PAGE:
The Complainant submits that it owns registered trade mark rights in its ENDERMOLOGIE mark as set out above. It says that the disputed domain wholly incorporates its mark without any distinguishing element prior to the “. clinic” generic top-level-domain name (“gTLD”) element. The Complainant submits that the “. clinic” gTLD does not distinguish the disputed domain name and only adds further to its confusing character. As a result, the Complainant submits that the disputed domain name is confusingly similar to its ENDERMOLOGIE mark.

The Complainant asserts that the Respondent is not associated or affiliated with it in any way and is not authorised to use the Complainant’s mark or the disputed domain name. It further says that the Respondent is not commonly known by the disputed domain name and is not making a legitimate non-commercial or fair use of the disputed domain name. In re-directing the disputed domain name to <endermologieclinic.co.za> which advertises the Respondent’s services as a beauty clinic using the Complainant’s ENDERMOLOGIE technology, the Complainant asserts that the Respondent is seeking to create a false impression of association with it.

Although the Complainant confirms that the Respondent is not an authorised seller of its products, it notes that the criteria, as set out in Oki Data Americas, Inc. v. ASD, Inc., WIPO Case No. D2001-0903, are not fulfilled as the website to which the disputed domain name resolves does not accurately disclose the Respondent’s relationship with the Complainant in that it conveys the false impression that the Respondent is authorised to use the Complainant’s ENDERMOLOGIE mark. The Complainant notes that the Respondent is attempting to sell its beauty treatments using the Complainant’s technology with no disclaimer regarding its lack of affiliation with the Complainant.

The Complainant says that it has used its ENDERMOLOGIE mark since 1991 which is well before the Respondent’s registration of the disputed domain name on November 28, 2016. Considering that the disputed domain name wholly incorporates the Complainant’s mark and resolves to a website that promotes services using the Complainant’s technology and products, the Complainant says that it is implausible to think that the Respondent was not aware of the Complainant’s business and mark upon registration of the disputed domain name.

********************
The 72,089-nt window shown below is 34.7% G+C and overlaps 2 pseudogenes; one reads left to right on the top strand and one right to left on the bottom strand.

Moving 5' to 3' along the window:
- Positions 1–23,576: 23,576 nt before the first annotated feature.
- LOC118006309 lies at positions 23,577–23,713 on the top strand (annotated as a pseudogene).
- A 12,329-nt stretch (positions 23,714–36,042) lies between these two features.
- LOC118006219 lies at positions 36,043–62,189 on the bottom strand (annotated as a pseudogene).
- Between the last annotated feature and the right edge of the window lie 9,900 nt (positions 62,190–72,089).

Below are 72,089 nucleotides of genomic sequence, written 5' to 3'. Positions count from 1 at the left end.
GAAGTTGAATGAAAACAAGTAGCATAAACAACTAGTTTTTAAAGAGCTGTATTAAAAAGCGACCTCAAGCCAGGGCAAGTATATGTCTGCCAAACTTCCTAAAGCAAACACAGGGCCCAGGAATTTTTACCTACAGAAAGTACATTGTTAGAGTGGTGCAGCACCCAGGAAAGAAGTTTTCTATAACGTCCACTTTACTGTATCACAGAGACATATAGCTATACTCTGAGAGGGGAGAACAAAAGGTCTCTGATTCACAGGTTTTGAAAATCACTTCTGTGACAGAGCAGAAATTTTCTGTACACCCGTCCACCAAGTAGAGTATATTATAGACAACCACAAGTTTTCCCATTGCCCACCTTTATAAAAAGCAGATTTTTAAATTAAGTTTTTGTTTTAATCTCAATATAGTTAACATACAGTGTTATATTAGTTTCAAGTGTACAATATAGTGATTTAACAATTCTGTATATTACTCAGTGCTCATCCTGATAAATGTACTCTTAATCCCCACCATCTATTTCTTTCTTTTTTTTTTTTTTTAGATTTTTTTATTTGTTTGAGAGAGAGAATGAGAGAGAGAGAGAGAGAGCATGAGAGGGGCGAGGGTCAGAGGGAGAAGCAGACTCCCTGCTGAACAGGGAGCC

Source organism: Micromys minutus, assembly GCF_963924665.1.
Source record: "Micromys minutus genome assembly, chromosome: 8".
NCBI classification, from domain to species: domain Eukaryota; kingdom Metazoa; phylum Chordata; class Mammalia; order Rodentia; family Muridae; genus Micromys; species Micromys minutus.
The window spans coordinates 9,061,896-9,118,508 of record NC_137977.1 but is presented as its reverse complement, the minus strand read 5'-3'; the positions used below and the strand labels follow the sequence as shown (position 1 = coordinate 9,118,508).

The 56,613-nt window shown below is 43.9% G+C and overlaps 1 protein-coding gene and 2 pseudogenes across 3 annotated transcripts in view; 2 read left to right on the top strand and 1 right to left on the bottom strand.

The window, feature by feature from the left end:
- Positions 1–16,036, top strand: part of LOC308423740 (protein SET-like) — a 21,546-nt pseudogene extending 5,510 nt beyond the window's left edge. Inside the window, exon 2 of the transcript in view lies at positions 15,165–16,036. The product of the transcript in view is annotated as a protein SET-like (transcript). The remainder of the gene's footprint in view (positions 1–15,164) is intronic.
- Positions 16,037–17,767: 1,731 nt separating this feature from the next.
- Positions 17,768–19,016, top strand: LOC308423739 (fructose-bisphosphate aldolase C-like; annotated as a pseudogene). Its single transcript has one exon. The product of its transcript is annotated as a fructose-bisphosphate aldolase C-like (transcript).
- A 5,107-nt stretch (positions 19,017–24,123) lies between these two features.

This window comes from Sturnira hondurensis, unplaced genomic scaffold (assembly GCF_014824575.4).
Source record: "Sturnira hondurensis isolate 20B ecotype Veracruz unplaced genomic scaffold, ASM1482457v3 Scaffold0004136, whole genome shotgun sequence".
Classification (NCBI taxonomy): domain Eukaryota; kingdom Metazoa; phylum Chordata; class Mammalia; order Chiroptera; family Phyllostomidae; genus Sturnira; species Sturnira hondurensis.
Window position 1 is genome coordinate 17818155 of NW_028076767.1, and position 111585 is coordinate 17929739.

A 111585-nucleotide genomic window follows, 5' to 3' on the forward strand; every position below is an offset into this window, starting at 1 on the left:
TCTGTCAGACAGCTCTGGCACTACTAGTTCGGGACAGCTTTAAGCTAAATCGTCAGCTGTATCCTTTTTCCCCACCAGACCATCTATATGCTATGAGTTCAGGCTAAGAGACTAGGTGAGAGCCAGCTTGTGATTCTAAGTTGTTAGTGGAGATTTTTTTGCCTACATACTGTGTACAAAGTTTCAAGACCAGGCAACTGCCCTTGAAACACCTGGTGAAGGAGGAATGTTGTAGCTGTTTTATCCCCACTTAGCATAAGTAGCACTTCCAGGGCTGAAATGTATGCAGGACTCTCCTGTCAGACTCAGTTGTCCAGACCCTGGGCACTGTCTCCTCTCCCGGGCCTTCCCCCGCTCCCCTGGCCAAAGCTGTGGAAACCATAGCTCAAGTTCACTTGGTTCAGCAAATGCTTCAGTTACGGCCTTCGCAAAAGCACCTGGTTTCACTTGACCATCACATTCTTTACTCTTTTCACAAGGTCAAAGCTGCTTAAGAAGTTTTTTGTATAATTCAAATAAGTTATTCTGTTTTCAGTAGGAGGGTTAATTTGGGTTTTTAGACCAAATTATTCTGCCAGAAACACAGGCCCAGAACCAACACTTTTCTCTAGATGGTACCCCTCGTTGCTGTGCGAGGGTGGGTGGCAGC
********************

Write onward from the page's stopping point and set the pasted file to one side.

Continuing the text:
The Complainant maintains that the Respondent is using the disputed domain name to intentionally confuse consumers and attract them to its website by creating confusion as to source, affiliation or endorsement of the disputed domain name for the Respondent’s own commercial gain in terms of paragraph 4(b)(iv) of the Policy. In addition, the Complainant says that the Respondent’s use of the disputed domain name amounts to a disruption of the Complainant’s business and qualifies as bad faith registration and use under paragraph 4(b)(iii) of the Policy. Further, says the Complainant the Respondent’s use of a privacy service to hide its identity and its failure to respond to the Complainant’s cease and desist letter sent prior to the commencement of these proceedings is additional evidence of its bad faith.

B. Respondent

The Respondent did not file a Response within the time frame required under the Policy.

6. Discussion and Findings

The Respondent did not file a response within the required time frame. When the Response was sent to the Center for filing it was accompanied by no explanation of special circumstances explaining the delay in filing. Panels have in general treated the deadline for filing a response under the Policy as a strict deadline unless there are genuinely special circumstances to explain the delay. No such circumstances have been raised in this case and therefore the Panel will disregard the late filed Response and the Respondent’s Supplemental Filing. Equally it is appropriate that the Panel also disregards the subsequent submission filed by the Complainant that responds to the late-filed Response.